Bryan looked a bit uncomfortable. “That’s when I joined up with the TFD. I mean the Frenzy’s proof, isn’t it? Things grow according to a pattern, you can’t resist it.” He looked at me for confirmation. “That’s what the revolution was all about, right? Not any particular philosophy or plan but allowing space for the proper thing to develop of its own accord? I reckon that’s how our lives work, too: we’ve all got a destiny, right? We’ve got to be free to pursue it, you know? A mixture of letting it happen and making it happen.”

“Yeah. But-”

He pointed at me and nodded decisively. “Right. Look at your life: it’s growing to a pattern, or a goal.. I haven’t quite got it sussed but there’s definitely a pattern there, it’s all leading up to something, eh? Something important. Maybe this.” He gave a little laugh. “You gonna call your car?”

I pressed the temple-stud for the car.


“We’re gonna head up north, over the border, and link up with the rebels. They’re planning a raid against the Watties compound in Porirua? Get those meatheads, eh?” His dreads twitched toward the security hutch just down the street, where a fat Watties sat, watching us vacantly.

So that’s how Zac planned it: Dylan goes out in a blaze of glory fighting his old enemies, the Watties. Well sorry Zac, I thought, I’m not quite ready for the blaze of glory yet. I grabbed Bryan around the neck in a head lock.

“Wha-hey!” he laughed nervously, “Whoa. Bit of rough and tumble eh? Ha ha.” His arms flailed. I marched over him over to the Watties’ hutch and slammed his head against the perspex window, cracking the frames of his glasses. “Whar? Fug.”

Flicking out my razor, I dragged the edge hard across his throat. Blood washed over the plastic window and Bryan fell struggling to the ground clutching the wound, dark blood pouring between his fingers, myopic surprise twitching behind his thick spectacles. Calmly, I walked over to where the car was idling and hopped in. Over by the hutch, the fat Watties was standing in the pool of blood, glancing between me and Bryan, scratching his head. I waved to him and took off.

Using the car’s link, I sent the recording data down the line to Zac with a note: “Thought I might improvise this next bit. Let me know what you think.”

and shut off the incoming lines. Over the centre city, then out, across the harbour and sweeping in over Newlands and Johnsonville, where houses dotted the hills like bread mould; south over Makara, Ohau Point and Karori Rock; back north past Pencarrow and Eastbourne, circling in over Upper Hutt, then over the razor rocked coast at Plimmerton, Titahi Bay and Porirua. The sunlight shone down on the land, clear and hard, reflecting up at me. Passing over the hills folded like discarded green felt, bleached yellow by sun and the rust-carved cliff-face coast, I came over all sleepy, and felt like I could just dissolve away into the air, car and all and drift like a cloud forever.

I took a few uppers to get myself back into the groove. Pretty soon I would hit Nomad air-space and be dodging anti-aircraft missiles.

as the pills kicked in, sailed low over Tawa College. A crowd of kids in blue PE uniforms stopped playing and pointed up at me as I passed, recognising the car. Still a school, despite everything.

There, clinging to a hillside stood the white weatherboard walls and red-painted iron roof that I’d grown between, like a larva in honeycomb. I’d never gone back after I killed the head (what would Mum and Dad say?) and left their letters and calls unanswered. They reminded me of something I’d left behind long ago, shed like a cocoon. Going back had always seemed impossible. And I was always busy, anyway.

I circled over their place a few times and an old lady waved up at the car as I passed overhead. For a second I thought about landing, but right on cue, a fax arrived. The cops here weren’t Watties, the citizens’ collective had hired some local outfit to provide security, and they had no particular grief with me, but: “Dylan, we have an extradition agreement with the Watties. If you land, we will have to detain you, so why not save us both the hassle?” It was staffed by locals, maybe even some of the people I went to school with.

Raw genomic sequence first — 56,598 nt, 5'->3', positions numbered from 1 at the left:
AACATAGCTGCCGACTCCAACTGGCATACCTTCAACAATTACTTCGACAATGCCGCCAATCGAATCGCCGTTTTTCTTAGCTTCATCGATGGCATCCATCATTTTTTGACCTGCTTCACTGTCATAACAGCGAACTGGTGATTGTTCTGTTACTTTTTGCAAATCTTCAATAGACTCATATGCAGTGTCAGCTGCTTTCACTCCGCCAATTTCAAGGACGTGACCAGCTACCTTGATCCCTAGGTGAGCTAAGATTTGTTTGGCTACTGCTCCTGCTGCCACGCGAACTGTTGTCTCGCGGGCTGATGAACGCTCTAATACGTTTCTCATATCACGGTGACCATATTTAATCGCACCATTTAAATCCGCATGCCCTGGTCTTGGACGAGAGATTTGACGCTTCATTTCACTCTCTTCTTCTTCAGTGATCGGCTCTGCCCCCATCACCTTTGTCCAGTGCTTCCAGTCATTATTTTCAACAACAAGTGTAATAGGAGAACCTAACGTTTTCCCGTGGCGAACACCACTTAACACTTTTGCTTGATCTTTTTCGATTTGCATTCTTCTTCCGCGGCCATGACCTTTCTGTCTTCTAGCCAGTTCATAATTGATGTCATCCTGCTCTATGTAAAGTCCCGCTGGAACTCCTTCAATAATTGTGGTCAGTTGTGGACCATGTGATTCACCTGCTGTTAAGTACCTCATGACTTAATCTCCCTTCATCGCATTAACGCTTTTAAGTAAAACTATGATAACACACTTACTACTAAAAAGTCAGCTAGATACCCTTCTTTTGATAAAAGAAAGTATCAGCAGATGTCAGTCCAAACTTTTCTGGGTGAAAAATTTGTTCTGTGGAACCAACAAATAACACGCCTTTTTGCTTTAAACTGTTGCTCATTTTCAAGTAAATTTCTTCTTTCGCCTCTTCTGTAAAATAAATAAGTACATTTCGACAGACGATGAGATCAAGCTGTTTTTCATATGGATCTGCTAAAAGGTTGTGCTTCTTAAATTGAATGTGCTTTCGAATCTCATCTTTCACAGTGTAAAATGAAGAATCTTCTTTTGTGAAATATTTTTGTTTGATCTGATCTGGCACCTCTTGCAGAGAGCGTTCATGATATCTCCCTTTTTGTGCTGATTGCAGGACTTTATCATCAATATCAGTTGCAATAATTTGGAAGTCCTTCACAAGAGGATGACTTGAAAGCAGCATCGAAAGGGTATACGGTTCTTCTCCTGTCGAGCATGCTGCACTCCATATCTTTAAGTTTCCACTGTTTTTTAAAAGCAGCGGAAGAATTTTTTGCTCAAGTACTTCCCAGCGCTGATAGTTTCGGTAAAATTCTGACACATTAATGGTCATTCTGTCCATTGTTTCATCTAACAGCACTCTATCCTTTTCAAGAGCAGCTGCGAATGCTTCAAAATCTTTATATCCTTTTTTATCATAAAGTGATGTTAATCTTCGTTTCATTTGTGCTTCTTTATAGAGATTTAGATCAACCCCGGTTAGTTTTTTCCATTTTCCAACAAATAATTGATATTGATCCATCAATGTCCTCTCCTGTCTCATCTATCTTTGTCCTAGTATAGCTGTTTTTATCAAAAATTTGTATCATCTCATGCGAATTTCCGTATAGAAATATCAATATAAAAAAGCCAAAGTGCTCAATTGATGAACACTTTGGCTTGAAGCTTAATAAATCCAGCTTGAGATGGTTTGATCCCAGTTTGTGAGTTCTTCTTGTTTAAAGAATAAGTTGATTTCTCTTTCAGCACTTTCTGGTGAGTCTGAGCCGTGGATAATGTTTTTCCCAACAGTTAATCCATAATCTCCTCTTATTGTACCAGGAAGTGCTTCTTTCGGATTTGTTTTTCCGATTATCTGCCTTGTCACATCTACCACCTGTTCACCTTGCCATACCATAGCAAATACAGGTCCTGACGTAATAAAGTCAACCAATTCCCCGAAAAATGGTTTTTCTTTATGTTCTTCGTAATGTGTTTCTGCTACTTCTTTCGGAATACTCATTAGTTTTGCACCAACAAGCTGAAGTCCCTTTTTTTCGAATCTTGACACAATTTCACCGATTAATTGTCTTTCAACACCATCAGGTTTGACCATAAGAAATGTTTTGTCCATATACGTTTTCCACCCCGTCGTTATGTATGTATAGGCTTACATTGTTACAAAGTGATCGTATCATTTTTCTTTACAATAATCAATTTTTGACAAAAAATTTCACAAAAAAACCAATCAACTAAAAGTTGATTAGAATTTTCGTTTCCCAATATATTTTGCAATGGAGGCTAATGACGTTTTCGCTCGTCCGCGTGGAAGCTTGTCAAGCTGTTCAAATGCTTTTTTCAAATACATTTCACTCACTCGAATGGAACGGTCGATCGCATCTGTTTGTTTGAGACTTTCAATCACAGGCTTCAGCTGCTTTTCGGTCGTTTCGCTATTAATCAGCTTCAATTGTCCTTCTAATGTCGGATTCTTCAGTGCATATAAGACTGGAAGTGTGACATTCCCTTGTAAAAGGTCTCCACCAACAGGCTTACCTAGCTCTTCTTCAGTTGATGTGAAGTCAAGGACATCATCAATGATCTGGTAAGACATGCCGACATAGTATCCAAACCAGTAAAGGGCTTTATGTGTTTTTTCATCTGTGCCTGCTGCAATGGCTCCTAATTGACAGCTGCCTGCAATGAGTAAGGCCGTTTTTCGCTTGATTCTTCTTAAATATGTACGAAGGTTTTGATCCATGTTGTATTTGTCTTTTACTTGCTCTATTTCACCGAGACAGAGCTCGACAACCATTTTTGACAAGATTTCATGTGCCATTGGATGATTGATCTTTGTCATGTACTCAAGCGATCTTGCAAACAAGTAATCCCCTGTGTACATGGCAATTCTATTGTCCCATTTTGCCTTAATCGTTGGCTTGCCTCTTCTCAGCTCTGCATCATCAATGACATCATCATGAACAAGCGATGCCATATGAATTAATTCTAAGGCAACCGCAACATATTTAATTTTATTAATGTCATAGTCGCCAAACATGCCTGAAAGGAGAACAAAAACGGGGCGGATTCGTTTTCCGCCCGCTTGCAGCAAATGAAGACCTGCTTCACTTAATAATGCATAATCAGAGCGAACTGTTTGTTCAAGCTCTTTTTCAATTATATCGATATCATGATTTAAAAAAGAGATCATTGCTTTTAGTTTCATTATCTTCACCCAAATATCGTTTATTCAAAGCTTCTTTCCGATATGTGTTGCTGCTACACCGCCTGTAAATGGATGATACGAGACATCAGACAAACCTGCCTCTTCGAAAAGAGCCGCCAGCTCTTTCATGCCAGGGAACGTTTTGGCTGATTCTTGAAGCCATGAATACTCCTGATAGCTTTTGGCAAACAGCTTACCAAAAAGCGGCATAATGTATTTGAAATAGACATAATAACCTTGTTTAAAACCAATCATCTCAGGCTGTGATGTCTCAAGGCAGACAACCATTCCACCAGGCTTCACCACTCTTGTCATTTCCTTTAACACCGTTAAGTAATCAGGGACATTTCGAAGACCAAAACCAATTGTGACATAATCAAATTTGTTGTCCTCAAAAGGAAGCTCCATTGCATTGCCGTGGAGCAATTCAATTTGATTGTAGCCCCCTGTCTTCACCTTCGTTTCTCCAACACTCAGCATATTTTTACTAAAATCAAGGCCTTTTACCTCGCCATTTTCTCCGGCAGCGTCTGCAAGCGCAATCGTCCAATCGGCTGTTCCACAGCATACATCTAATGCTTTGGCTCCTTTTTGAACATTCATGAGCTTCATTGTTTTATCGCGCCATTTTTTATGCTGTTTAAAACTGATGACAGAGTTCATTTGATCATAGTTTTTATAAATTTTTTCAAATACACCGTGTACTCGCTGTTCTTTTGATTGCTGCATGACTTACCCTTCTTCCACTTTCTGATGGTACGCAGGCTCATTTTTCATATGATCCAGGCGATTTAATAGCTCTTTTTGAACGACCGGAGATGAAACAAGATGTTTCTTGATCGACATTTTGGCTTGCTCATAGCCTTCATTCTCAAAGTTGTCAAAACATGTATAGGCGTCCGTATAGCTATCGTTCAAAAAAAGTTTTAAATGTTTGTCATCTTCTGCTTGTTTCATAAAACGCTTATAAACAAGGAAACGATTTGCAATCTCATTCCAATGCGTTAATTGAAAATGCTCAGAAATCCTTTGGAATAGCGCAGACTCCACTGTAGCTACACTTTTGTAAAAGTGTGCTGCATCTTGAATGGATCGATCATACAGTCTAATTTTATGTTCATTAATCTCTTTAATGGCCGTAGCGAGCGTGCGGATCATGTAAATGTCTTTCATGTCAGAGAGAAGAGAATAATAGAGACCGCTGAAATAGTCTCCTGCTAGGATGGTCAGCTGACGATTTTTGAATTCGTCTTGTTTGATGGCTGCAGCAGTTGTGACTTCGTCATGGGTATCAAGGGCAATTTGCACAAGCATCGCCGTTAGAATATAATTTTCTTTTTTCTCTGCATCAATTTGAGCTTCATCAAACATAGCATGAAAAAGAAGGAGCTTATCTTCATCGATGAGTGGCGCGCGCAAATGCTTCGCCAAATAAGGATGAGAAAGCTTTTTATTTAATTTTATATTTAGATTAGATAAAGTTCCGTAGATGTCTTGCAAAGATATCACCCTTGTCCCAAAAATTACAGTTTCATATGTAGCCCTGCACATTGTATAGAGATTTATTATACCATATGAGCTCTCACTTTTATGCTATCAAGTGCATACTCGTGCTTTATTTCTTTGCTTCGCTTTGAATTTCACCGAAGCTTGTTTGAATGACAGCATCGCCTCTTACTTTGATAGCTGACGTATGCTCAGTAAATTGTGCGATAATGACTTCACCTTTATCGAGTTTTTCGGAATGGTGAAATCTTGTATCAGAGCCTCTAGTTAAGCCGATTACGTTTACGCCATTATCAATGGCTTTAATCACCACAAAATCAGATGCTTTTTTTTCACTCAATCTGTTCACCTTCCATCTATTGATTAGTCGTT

Whichever way my career was developing, whatever the organic Chaos Pattern it was forming, staying with Mum and Dad was not on the cards, not now.

the ground had moved under me as I stood still. Zac wanted to send me back to a pre-revolutionary era, an irrational, primitive world of gods and spirits, but I just couldn’t face it. In the beginning I’d followed the revolution to bring the future about, but the future had stalled around me.

I took a few more uppers and began to see where I was, began to think for myself for once. The music, the art, the media, the drugs, what I thought were the keys to the future were starting to ossify into the same grey sludge that’d moved me to destroy society in the first place. The constant change in fashions and modes that had promised so much, had devolved into cliche and conformity. The nature of change itself had become fixed and stagnant.

Perhaps the andies were right: what was really needed was a set of absolute values, not to bind us but to free us from the constant agony of doubt and self-consciousness, not to set limitations, but reach conclusions and go beyond. Perhaps the only escape from repeating the same old shit, day after week after month after year - a singularity of conceptualisation permanently spinning into itself, sucking us all into oblivion - was to establish a single code of aesthetics and structure, and stick to it.

Since the revolution, since the media had been set up twelve years before, things had remained basically the same, it was only the surface that had changed. It was an illusion of progress that trapped us, never permitting change because of the constant distraction of This Year’s Model. This suited the vested interests – the shareholders, the owners, the money - those whose job it was to administer progress for the people: how much easier to recycle the same old garbage under a new guise than try and make real progress.

I wanted to share my conversion with Bobby and Chrissy, the only real andies I knew. It made perfect sense to me: absolute values allowing flexibility and change, had to be the answer.

This is not quite the epiphany that wraps my story up: that is still to come.

Next: Do you know who your friends really are?

In the meantime, here's So What by the Ant-Nowhere League. Enjoy, you boring little cunt!

The image at the top of this post is flickr user ctieman, and used under the provisions of the creative commons license.